Cole Black is a man without much knowledge of who he is. His fragmented memories recall shadows of a traumatic history, but no idea about what they mean, when they happened, or if they are even real. All he knows – or thinks he knows – is that his mission to save a kidnapped woman ended in the detonation of a bomb strapped to her chest.
There is more to this tragedy, but Cole is unable grasp it. Confined within an asylum, he is guided through resurfaced memories via the use of an advanced VR system called Pandora that is strapped to his head. With no way to remove the device or discern how much of what he is seeing is real, he has little choice but to follow the instructions of a disembodied voice that guides him forward, claiming the truth will soon be revealed.
Get Even is a game that defies classification. It's part first-person shooter and part suspense thriller meets survival horror, but there is a lot more going on here. What drives the game is the Pandora. Not only is it permanently attached to Cole, but it can put him inside the memories of others, and from there, allows him to directly act as them. Each of these memories provides more context for Cole’s current predicament, but also changes up the gameplay.
When we first start the game, we are presented with a bog-standard stealth FPS. This changes with the introduction of the asylum, which has a very survival-horror vibe, and each memory Cole interacts with alters the core experience in subtle but interesting ways. Cole is armed with various weapons, but his most powerful tool is his smartphone. Not only is it Cole’s map and flashlight, but it is vital for solving various puzzles, using either its infrared camera or scanning ability.
The puzzles tend to be simple – item hunts, for example – but many will not become apparent until the correct app is active on Cole's phone. There are some pacing issues with how the puzzles are meshed into the narrative, but they are a nice diversion from the shooting.
Given The Farm 51 is steeped in action FPS games, you would expect the shooting here to be solid. Sadly, this is not the case. The Painkiller studio has added some flourishes to standard FPS combat, but the fundamentals are well below par. Gunplay is stale, with ill-defined hit boxes and weapons that all feel underpowered and unwieldy. Enemy AI dogpiles on the shortcomings by being the most braindead I have experienced in a long time: enemies either don't notice you, don't react to being shot, or run right past you to find cover in the oddest places.
There are a few redeeming features though. First up is the corner-gun, as the name informs you, it can shoot around corners or over cover thanks to its hinged barrel and utilizing your phone as a remote scope. Perhaps the most interesting feature though plays on the VR conceit of the game. Cole is not actually in these locations (is he?), they are recreated memories. As such, he has some ability to manipulate the environment, as using his scanner app, he can see differences between the simulation and the raw memory. These differences tend to be items that have not been rendered in the simulation, and you can scan a missing item to bring it into the simulation. This can provide additional cover, or in other circumstances be used to solve a puzzle.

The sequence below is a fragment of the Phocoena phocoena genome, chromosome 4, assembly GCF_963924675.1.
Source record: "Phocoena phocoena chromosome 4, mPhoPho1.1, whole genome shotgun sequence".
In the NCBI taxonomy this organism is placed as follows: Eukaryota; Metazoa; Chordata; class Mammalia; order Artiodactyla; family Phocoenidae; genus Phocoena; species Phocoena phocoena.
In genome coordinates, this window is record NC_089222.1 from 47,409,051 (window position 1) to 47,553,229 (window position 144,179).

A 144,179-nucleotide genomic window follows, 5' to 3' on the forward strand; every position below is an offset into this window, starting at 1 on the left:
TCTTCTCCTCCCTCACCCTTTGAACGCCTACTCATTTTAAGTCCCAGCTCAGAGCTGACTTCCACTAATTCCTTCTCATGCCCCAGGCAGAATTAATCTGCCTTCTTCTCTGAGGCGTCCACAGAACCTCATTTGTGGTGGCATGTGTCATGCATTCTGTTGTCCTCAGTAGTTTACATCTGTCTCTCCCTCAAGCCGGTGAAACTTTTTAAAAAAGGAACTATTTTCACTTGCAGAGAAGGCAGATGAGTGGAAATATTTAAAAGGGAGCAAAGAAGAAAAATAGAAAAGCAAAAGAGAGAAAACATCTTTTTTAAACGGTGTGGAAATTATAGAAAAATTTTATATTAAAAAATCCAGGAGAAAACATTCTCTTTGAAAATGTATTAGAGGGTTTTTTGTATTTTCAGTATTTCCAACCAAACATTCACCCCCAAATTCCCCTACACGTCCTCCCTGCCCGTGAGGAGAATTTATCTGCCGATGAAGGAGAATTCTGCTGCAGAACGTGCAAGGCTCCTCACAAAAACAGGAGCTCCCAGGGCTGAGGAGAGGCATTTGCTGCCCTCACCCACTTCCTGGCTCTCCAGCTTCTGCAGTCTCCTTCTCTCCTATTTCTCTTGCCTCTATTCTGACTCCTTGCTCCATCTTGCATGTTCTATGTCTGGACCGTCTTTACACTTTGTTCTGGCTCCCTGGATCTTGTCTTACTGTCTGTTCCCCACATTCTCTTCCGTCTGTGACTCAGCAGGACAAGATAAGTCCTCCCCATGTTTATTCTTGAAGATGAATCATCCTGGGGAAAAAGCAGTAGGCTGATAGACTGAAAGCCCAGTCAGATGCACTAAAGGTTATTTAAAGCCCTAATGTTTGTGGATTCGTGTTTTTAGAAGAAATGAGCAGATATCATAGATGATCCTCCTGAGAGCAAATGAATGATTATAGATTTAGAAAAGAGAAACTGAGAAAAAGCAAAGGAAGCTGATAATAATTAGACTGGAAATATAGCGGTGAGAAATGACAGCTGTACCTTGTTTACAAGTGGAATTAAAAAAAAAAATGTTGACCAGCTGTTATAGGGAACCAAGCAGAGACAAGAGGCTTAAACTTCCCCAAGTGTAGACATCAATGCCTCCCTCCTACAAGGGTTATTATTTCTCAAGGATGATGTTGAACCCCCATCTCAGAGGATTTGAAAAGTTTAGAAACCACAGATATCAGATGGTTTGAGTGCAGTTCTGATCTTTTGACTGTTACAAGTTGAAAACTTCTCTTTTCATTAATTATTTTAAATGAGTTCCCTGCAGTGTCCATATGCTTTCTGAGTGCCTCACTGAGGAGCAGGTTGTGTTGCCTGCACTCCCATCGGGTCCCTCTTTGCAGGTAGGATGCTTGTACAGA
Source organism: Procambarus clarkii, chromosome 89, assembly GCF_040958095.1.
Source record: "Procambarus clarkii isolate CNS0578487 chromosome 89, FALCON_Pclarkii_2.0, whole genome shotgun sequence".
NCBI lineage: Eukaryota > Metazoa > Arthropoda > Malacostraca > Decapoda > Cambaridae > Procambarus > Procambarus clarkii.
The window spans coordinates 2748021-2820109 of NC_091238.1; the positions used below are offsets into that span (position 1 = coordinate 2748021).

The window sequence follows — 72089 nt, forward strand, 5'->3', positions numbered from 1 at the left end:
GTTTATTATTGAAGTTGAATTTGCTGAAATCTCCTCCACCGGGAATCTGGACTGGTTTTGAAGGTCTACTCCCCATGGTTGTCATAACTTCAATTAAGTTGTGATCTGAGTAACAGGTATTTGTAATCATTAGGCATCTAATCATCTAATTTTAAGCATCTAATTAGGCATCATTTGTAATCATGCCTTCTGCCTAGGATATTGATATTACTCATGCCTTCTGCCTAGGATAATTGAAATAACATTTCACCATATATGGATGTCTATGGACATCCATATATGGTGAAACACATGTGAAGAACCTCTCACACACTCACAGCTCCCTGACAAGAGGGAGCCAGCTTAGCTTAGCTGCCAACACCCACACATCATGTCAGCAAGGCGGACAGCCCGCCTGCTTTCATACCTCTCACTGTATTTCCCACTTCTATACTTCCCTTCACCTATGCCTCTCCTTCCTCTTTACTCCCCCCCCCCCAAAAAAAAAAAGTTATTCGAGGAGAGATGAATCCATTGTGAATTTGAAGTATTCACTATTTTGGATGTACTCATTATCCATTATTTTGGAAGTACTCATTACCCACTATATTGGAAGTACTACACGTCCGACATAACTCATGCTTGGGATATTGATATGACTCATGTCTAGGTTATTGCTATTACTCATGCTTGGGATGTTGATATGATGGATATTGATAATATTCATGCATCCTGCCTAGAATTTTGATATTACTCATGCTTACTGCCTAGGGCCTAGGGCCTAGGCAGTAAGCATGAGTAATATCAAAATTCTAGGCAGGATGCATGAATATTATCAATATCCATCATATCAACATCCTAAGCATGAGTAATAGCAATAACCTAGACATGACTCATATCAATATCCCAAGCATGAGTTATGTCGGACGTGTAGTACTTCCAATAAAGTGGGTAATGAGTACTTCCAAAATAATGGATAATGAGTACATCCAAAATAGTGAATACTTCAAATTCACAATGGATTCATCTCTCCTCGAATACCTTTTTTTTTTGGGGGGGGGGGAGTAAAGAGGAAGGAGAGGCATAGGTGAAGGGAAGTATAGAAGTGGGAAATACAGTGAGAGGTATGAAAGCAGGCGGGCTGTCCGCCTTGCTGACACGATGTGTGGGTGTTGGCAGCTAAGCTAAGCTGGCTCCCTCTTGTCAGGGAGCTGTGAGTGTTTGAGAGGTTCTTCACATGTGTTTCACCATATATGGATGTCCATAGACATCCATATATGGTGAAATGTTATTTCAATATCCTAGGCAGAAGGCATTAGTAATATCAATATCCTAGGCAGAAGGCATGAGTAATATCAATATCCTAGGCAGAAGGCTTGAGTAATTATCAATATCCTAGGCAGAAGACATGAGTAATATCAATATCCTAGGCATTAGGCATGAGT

Thankfully, combat really isn’t what the game is about. This is a first-person narrative, with an emphasis on discovery of the game world, and Cole himself. The writing can be a little tone-deaf in places, and some of the dialogue can be unintentionally awkward. But the use of the immersive interactive memories and the flexibility of their realities helps the game to feel fresh, even if the execution is not always on point.
The story always has you wanting to know more, and the final stage of the game is literally a game changer. I will say no more, but for all its short-comings and inconsistencies, the story and its resolution are top-notch, and well worth the price of admission. This is a mystery game where you feel like you are actively unravelling the truth, and every revelation feels not only well-earned, but also rewarding.
My initial review was a lot more negative. In fact, it was scathing. I played the vast majority of the game on my PS4 Pro, and it was a generally unpleasant experience. Frame rate issues currently abound on that platform, and various minor technical faults like clipping and awful collision detection ruined the game for me. I was never able to consistently hit 30 frames per second on the PS4, and this created a lot of frustration and nausea, effectively killing any chance I had of enjoying the combat.
I hope these issues can be patched, and that a PS4 Pro version can also be added, as the game is certainly not a looker. Also, being an Unreal Engine 3 game it should run a hell of a lot better than it does. Thankfully, the PC code unlocked before I submitted my final review, and it saved me from lambasting a game that deserves better.
On PC I was running at 4K with every bell and whistle activated. While it’s still not an overly pretty game, it ran at a solid 60 frames throughout. At 1440p I was hitting more than 100 frames consistently. On PC, the game seems to have far fewer of those physics and collisions issues I fought my way through on PS4. Get Even deserves an audience, but until it is patched, I can in no way endorse anyone playing the PS4 version. It's worth checking out on PC, provided expectations are kept at a reasonable level.